Are crowdfunding statistics the new counterfeiting statistics? Certainly they seem to have become a meme. If you know that crowdfunding is a big deal, it’s probably because you read all about it in TechCrunch, in May (“these portals raised $1.5 billion and successfully funded more than 1 million campaigns in 2011″), USA Today, a few weeks later (“About $1.5 billion was raised in 2011 by about 450 crowd-sourcing Internet sites worldwide”), or maybe the Economist, a week after that (“$2.8 billion will be raised worldwide this year, up from $1.5 billion in 2011″). More recently, Forbes upped the ante even further: “This year alone, an estimated $3.2 billion dollars is expected to be raised through donation-based crowdfunding platforms like Kickstarter”.
All of these statistics, you won’t be surprised to hear, come from the same place: a May report from Crowdfunding.org and its research arm, Massolution. The report lists — by placing their logos on five successive pages of the report, so that their names can’t be searched — 135 different “participating companies”, starting with Lending Club and Kiva, and ending with… um, hang on a sec. Lending Club and Kiva? Since when are they “crowdfunding platforms”?
It turns out, if you look at the definition of a “crowdfunding platform” that the report uses, it’s incredibly broad: “an operator of a funding platform that facilitates monetary exchange between funders and fundraisers.” Which turns out to include not only peer-to-peer lenders but also FirstGiving, a website which non-profits use to accept donations, and which claims to have moved $1 billion of funds through its system. For that matter, the definition doesn’t even say that the crowdfunding platform needs to be online: I reckon that if anybody hosting a political fundraiser probably counts as a crowdfunding platform under this definition. Hell, the New York Stock Exchange would even qualify.
Oh, and guess what: if you add up all the money raised in 2011 from all 135 companies listed, it doesn’t come to $1.47 billion at all. It comes to just $575 million. Where does the other $895 million come from? The report basically pulls it out of thin air, reckoning that since it didn’t manage to get numbers from all of the crowdfunding companies in the world, it would try to extrapolate, somehow. Or, in the language of the report:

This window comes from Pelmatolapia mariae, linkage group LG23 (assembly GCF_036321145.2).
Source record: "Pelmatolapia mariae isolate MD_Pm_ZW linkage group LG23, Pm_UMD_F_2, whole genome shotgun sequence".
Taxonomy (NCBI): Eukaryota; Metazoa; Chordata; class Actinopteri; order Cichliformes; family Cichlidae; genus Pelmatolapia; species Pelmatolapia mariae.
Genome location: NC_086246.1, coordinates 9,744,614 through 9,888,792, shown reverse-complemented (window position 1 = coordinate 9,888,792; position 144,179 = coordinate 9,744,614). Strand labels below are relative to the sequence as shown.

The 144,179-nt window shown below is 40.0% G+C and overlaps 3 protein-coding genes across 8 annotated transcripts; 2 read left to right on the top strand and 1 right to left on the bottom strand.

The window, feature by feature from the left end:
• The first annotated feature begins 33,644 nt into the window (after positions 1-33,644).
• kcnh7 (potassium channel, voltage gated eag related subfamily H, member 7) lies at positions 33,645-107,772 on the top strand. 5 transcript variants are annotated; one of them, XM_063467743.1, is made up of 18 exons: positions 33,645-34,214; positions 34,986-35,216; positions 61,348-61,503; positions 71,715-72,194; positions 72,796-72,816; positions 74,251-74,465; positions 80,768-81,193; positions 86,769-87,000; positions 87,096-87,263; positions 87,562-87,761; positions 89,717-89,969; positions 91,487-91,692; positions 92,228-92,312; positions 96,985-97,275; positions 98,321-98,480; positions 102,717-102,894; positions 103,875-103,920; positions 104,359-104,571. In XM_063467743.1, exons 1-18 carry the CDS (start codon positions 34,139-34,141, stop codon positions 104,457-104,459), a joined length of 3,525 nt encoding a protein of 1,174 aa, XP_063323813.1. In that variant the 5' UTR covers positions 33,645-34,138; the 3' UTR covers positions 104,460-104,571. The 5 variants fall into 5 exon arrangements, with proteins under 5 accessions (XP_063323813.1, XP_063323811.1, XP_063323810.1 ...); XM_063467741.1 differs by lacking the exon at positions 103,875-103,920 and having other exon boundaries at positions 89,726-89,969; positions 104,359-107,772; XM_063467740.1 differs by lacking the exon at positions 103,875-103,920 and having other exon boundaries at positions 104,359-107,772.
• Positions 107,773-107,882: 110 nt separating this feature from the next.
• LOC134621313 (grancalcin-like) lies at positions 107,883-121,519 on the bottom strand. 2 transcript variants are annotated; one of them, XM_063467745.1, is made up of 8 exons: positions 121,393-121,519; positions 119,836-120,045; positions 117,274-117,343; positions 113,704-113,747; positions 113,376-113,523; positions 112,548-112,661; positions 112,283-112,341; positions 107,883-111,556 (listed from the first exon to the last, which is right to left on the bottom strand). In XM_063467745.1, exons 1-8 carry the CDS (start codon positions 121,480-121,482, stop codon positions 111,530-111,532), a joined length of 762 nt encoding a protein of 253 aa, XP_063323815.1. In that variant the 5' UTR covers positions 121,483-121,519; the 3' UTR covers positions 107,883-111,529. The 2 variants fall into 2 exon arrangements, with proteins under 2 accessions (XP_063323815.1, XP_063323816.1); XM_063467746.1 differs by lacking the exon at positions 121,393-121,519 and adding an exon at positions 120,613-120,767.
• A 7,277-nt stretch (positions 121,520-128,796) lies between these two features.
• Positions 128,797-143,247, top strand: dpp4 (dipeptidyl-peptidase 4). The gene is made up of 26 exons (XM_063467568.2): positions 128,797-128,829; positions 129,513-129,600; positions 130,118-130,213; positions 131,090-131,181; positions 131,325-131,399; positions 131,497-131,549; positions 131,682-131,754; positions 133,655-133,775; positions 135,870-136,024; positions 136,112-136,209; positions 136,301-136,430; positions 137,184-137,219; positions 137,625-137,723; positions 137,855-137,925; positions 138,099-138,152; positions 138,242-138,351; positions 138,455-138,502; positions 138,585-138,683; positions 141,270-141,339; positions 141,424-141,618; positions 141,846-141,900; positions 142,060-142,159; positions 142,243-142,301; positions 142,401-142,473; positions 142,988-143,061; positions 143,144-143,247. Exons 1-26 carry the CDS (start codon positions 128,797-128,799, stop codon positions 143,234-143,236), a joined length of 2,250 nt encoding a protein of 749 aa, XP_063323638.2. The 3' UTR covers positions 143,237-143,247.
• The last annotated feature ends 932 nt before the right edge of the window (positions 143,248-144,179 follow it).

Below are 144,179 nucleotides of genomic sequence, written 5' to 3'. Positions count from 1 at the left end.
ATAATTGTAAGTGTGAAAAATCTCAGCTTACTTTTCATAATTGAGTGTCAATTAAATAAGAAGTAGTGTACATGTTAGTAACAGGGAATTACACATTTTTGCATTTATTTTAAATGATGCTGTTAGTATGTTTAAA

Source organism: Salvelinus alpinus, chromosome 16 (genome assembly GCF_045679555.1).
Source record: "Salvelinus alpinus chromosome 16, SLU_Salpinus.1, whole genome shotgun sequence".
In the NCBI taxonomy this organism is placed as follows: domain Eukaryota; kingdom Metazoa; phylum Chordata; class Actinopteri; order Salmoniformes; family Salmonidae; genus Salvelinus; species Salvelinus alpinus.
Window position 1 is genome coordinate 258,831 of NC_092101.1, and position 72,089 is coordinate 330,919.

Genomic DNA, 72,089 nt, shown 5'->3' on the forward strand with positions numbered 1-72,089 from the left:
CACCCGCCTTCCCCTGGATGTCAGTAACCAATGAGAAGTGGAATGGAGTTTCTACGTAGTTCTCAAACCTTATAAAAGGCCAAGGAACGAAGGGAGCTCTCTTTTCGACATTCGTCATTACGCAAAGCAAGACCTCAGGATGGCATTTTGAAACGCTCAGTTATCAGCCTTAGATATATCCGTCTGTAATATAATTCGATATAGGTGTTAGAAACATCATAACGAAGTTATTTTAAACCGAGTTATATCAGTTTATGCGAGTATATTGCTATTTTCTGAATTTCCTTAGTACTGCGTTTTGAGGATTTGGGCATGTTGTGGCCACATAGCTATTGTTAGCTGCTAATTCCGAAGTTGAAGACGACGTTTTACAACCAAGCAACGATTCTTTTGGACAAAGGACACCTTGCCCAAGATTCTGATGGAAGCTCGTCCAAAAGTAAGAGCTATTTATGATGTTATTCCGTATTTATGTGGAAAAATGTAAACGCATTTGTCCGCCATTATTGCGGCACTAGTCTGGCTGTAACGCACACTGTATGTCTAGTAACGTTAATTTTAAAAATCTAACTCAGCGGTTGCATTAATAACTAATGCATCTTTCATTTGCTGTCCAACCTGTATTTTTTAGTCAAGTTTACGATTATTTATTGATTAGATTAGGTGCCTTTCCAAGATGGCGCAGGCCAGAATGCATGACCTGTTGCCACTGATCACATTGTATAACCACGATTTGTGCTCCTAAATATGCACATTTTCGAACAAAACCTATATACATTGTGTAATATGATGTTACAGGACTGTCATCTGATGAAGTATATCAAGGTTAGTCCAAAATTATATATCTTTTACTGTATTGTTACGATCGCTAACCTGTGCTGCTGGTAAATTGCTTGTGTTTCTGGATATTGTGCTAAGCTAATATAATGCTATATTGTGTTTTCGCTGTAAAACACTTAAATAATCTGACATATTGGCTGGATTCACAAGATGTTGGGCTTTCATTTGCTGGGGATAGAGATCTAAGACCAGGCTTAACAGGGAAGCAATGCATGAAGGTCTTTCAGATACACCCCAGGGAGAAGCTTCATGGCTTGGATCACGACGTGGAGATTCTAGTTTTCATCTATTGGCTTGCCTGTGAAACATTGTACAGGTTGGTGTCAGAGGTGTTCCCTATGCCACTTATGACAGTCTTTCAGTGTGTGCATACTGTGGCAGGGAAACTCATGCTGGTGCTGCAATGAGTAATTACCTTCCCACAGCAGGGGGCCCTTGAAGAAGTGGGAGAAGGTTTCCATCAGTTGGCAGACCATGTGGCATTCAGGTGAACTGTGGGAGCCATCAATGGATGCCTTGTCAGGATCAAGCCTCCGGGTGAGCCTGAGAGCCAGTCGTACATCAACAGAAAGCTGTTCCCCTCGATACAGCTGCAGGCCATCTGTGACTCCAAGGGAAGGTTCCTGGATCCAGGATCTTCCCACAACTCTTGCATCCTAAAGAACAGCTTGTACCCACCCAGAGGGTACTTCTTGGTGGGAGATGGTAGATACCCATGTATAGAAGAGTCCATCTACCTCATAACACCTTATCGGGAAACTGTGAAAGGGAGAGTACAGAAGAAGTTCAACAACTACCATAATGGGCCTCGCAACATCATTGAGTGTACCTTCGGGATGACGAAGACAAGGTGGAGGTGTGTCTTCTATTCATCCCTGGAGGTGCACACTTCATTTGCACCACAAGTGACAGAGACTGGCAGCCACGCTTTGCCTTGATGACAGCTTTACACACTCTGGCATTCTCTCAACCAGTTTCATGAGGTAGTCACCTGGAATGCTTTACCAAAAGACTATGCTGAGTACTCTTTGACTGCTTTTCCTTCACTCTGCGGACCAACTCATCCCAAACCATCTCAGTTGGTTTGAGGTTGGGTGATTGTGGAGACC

Each CFP was modelled individually based on key metrics, market growth dynamics and other characteristics for a number of large CFPs that did not provide data in order to estimate the total funds.
It’s very hard to know what this means, but when it comes to crowdfunding platforms, all of the big ones, including Kickstarter, are already on the list. It beggars belief to assert that there’s a whole bunch of other platforms out there which together raise more money than those 135 companies put together.
In any case, you won’t find it in the abridged version of the report, but the key chart is this one:
According to this chart, of the $575 million that Massolution managed to total up, fully 49% is “donation based”, from companies like FirstGiving. And another 22% is “lending-based”, from companies like Lending Club. (I don’t know which bucket Kiva is in; I suspect it’s lending, but it’s certainly one or the other.) I don’t consider peer-to-peer lending to be crowdfunding, and I don’t think that giving money to charity online counts as crowdfunding either. So what happens if you exclude those two categories? You get $63 million in reward-based crowdfunding (think Kickstarter, which is now up to $247 million in total funds raised), and another $103 million in equity-based crowdfunding, all of which comes from outside the US.
Recently, SecondMarket has been moving into the business of raising money for fund managers of various descriptions — this too counts as crowdfunding under the Massolution definition, even if it’s just a couple of high net worth individuals putting their money into an art fund. And SecondMarket is adamant that it does not want to get into the crowdfunding game.
All of which is to say that Massolution has done a very good job of taking the relatively small amount of genuine crowdfunding which is going on out there, throwing it into a bucket with a lot of stuff which is not crowdfunding, and persuading the media that crowdfunding has already become a billion-dollar business, even before all the new activity legalized by the JOBS Act kicks in.
So what are the real numbers? Well, if you take only the “reward-based” and “equity-based” slices from the Massolution pie, they come to $165 million for 2011. That’s more or less in line with the $123 million number which the Daily Crowdsource came up with earlier this year. It’s not chump change, but it makes the entire global crowdsourcing space roughly half as big, in revenue terms, as, say, the Fifth Avenue Apple Store.
The lesson of this story is that we shouldn’t be getting ahead of ourselves, and we certainly shouldn’t be accepting uncritically any statistics which come from Massolution. Carl Esposti, Massolution’s CEO, is on the executive board of the Crowdfunding Professionals Association — which is to say he very much has a dog in this fight. Next time he starts throwing out statistics on the size of the crowdfunding market, it would behoove any journalist to double-check exactly what he means by that. And whether he thinks it includes things like online donations to the Red Cross.